Author: Sebastian Dutkowski PMP
On January 22nd the chapter held an event at the HWZ in Zürich dedicated to discovering how Tai chi could possibly relate to project management.
Tai chi, as some of you might know, is a Chinese martial arts sport, but some of its schools focus primarily on health effects and aesthetic appeal. This is similar to Japanese Kata, which is mostly known due to Karate.Those schools of Tai chi, because of its slow movement, can sometimes be perceived as closer to yoga and as a form of dance as a pose to martial arts. Practitioners of this kind of Tai chi will try to keep physically balanced while doing strenuous exercises. For example, they might try to do a particular exercise while standing on one foot only. Practitioners will also try to perform all of their movements with finesse.
So is the work of the project manager. We project managers make moves, we push people when we stand behind them, we pull them when we are in front. We embrace them when we are with them. Sometime we leave them on the ground and go high above the clouds to understand the big picture.Project management, from the moment of project initiation until project closure is a dance where project managers are making sure that things move forward, that his/her people do the right things and that his/her stakeholders help, if possible, or in same cases, stay out of the way.
The night was moderated by Julia Posselt who is an independent coach with plenty of experience from Banking and Pharma, by Norun Laahne Thomassen who is a coach with tons of experience in coaching individuals but also whole teams in the corporate environment, and by Gail Corbett-Smith who also works as a coach in the corporate environment but also takes care of individuals with traumatic experience.
When we entered the room we saw empty space divided into 5 areas labeled “front” for the front area, "behind" for the rear area, "beside" for the area on the left, "field" for the area on the right side, and “within” in the middle.As you might guess those fields are the places where a project manager might find him/herself while doing their work.Some people assume that the project manager is always in front leading his people. This is correct most of the time; after all we speak about leadership, leading, followers, resources and so on.
But this is not always the case. Just as a general officer plans his/her next battle, so is the project manager often beside his people who are at that moment marching towards the battlefield. The general will assume the position on a hill overseeing the battlefield shortly before the battle far behind his/her troops, and sometimes will charge the enemy using his/her most valued soldiers when the time comes to use them.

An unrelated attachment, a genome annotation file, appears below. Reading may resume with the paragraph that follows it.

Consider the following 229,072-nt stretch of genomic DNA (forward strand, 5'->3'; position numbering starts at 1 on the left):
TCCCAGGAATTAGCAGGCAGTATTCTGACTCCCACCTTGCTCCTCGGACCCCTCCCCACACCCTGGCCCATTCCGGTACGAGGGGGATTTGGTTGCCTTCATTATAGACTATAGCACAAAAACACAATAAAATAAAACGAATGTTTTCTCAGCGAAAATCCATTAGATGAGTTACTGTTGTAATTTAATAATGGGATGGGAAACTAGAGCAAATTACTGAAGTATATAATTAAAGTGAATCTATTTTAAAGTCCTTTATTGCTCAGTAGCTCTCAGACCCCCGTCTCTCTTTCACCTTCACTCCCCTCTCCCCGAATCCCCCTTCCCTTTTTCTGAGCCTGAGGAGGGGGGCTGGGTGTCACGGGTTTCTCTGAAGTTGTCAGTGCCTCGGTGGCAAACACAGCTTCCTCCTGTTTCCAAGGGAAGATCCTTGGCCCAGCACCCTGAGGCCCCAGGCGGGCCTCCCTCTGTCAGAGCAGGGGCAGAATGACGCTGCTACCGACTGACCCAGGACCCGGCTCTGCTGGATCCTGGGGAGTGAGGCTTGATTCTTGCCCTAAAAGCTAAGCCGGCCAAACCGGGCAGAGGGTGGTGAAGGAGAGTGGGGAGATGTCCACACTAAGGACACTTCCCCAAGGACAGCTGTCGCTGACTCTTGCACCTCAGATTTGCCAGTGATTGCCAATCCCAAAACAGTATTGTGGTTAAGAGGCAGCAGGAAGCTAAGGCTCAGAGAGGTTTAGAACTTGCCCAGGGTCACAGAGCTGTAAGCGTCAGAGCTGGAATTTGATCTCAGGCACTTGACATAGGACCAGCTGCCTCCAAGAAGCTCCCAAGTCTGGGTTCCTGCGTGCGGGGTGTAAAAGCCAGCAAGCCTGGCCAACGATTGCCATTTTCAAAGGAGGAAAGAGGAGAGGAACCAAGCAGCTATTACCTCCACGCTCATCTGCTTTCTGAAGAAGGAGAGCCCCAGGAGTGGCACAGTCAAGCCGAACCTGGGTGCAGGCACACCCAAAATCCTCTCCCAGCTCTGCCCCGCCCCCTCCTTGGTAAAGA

For project managers there is time to do planning while the team is prototyping and trying to understand requirements. Later in the project, the project manager is positioned high enough to see the big picture of the ongoing project, assess events that might have an impact on the project like discoveries, breakthroughs or opportunities and threats due to other projects. Sometimes it is even necessary for the project manager to work hands-on with project deliverables, should it be documentation, testing or programming.
We started the event sitting in a U-shaped row of chairs. We did not spend much time sitting, however, and in fact we only actually sat during the introduction of the moderators. From then on we had to walk, chat, make gestures, and engage in discussion all while standing and usually far removed from our initial starting point.
Our first task was to position ourselves in the field where as project managers we feel most comfortable. It was a tough task and not only for me but also for some other people. In my project management style I do not have any comfortable position, I change depending on the situation, people in my team, requirements, deadlines and phases of the project.
I feel good when people know what to do and do it with only minimal input from my side. I do not hesitate to jump in to help solve difficult problems. I can make technical decisions when needed while at the same time I try to have dedicated experienced technical leads make such decisions. I will conduct testing myself if we are short on testers but also to better understand the solution we develop.
The session took about 45 minutes to complete, but honestly it felt as if it were only 10 to 15 minutes. Most of the participants were quite surprised when it ended. It was not the end of the event though, we all went to chat and do some networking during the follow-up Apero.
If you think that a project manager’s place is not always in the front but sometimes in another position, and would like to have more information about the topic I encourage you to read the following material here and here and check our event announcements. It is possible that we will have something on this topic again sometime this year.
If you think that you or your team might need some coaching I encourage you to contact Jualia, Norun and Gail
Big thanks to the Zurich event team for organizing this great event.